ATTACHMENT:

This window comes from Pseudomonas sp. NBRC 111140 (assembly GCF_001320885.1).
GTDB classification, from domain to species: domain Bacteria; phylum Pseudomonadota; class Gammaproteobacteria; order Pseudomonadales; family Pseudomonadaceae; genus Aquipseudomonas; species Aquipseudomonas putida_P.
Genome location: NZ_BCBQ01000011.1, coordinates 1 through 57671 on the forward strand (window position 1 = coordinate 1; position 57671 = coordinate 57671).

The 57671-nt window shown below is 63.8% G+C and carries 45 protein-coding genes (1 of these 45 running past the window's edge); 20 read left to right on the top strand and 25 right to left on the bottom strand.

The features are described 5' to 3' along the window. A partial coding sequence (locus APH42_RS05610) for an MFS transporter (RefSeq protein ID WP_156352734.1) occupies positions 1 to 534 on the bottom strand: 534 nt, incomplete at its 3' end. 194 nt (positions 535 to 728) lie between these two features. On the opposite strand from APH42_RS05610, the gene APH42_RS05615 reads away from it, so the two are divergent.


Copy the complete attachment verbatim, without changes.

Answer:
This window comes from Pseudomonas sp. NBRC 111140 (assembly GCF_001320885.1).
GTDB classification, from domain to species: domain Bacteria; phylum Pseudomonadota; class Gammaproteobacteria; order Pseudomonadales; family Pseudomonadaceae; genus Aquipseudomonas; species Aquipseudomonas putida_P.
Genome location: NZ_BCBQ01000011.1, coordinates 1 through 57671 on the forward strand (window position 1 = coordinate 1; position 57671 = coordinate 57671).

The 57671-nt window shown below is 63.8% G+C and carries 45 protein-coding genes (1 of these 45 running past the window's edge); 20 read left to right on the top strand and 25 right to left on the bottom strand.

The features are described 5' to 3' along the window. A partial coding sequence (locus APH42_RS05610) for an MFS transporter (RefSeq protein ID WP_156352734.1) occupies positions 1 to 534 on the bottom strand: 534 nt, incomplete at its 3' end. 194 nt (positions 535 to 728) lie between these two features. On the opposite strand from APH42_RS05610, the gene APH42_RS05615 reads away from it, so the two are divergent.